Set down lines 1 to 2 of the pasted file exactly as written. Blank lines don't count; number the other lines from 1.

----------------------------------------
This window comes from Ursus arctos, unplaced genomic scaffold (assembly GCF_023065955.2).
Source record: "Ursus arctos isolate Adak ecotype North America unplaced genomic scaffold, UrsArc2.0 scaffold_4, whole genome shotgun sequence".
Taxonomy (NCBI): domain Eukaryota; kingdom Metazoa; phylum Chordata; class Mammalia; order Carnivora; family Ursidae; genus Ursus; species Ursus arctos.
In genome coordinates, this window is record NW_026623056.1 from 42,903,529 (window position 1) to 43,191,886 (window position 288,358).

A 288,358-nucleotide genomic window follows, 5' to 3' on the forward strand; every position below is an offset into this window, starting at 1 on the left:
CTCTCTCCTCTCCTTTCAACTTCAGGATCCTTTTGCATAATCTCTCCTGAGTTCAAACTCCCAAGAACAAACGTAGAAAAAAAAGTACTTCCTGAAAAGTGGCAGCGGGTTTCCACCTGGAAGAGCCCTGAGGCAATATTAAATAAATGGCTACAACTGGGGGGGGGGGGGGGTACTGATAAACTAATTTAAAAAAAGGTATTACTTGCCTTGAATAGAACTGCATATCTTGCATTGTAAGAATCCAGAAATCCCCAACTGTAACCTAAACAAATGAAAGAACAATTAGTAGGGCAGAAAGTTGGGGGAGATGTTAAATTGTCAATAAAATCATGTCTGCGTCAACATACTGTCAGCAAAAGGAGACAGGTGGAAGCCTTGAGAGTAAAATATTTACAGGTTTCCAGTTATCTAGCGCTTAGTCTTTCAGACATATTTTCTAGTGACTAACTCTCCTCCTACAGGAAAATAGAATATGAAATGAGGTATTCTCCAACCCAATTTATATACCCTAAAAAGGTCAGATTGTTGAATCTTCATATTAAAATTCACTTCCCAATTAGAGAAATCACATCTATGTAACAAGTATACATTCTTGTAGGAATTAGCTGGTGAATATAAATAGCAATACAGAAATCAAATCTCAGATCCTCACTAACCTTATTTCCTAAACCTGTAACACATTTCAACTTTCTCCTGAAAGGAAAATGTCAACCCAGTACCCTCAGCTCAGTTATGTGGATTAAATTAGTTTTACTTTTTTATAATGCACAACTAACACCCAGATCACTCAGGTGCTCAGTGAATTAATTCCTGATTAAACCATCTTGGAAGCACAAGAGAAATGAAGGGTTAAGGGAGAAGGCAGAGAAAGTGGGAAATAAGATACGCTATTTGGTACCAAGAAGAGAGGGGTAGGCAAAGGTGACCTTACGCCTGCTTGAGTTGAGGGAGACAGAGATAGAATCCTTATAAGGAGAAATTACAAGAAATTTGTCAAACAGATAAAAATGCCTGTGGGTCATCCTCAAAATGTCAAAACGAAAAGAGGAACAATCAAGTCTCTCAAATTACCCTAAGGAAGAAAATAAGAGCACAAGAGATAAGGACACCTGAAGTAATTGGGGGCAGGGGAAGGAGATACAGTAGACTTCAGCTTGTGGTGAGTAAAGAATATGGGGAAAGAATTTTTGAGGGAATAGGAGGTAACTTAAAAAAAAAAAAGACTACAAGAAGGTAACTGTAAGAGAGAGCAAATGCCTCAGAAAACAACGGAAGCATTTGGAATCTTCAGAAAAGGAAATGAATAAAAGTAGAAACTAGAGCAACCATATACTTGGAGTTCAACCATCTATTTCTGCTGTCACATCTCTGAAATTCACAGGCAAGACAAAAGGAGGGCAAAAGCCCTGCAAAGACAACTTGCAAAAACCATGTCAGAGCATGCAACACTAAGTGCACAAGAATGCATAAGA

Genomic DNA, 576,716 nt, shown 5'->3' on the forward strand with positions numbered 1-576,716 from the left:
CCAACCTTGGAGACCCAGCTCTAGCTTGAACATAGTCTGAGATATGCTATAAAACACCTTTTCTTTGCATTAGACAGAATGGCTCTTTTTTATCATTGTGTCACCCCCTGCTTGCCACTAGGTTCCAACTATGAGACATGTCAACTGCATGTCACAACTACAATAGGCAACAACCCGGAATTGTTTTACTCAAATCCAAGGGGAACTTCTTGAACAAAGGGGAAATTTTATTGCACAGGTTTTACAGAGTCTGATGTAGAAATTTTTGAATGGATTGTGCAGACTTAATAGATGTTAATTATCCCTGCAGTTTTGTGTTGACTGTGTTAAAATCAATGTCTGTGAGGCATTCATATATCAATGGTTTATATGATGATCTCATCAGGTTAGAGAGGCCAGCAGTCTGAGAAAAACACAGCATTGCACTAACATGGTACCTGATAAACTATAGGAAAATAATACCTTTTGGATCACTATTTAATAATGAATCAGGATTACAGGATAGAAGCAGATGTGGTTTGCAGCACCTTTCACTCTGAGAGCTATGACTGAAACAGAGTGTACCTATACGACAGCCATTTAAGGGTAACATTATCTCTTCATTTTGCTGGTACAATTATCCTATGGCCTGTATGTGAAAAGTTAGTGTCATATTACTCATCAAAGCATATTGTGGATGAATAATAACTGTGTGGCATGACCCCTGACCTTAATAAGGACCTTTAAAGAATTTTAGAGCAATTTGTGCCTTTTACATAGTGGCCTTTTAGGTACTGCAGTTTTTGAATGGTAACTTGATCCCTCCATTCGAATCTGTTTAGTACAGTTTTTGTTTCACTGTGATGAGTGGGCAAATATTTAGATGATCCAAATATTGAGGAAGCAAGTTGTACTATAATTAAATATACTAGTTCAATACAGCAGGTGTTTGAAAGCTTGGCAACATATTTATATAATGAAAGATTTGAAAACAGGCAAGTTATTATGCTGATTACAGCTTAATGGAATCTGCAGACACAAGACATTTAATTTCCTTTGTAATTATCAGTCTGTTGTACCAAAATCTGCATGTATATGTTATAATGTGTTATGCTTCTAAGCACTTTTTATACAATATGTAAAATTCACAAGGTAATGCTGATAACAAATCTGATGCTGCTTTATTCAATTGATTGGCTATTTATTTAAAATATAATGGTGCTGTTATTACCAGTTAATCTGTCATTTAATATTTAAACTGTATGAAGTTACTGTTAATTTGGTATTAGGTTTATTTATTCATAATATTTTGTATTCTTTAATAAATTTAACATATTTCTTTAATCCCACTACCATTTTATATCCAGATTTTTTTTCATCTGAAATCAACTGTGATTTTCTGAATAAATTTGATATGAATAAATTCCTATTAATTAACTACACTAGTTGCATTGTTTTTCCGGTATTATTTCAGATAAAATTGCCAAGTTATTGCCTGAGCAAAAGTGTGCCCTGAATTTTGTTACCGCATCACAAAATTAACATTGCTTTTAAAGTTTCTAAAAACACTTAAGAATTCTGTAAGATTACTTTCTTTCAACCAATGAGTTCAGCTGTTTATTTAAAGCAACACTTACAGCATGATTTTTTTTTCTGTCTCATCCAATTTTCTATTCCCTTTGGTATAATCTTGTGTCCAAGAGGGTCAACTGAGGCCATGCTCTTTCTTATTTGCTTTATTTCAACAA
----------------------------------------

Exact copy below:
This window comes from Ursus arctos, unplaced genomic scaffold (assembly GCF_023065955.2).
Source record: "Ursus arctos isolate Adak ecotype North America unplaced genomic scaffold, UrsArc2.0 scaffold_4, whole genome shotgun sequence".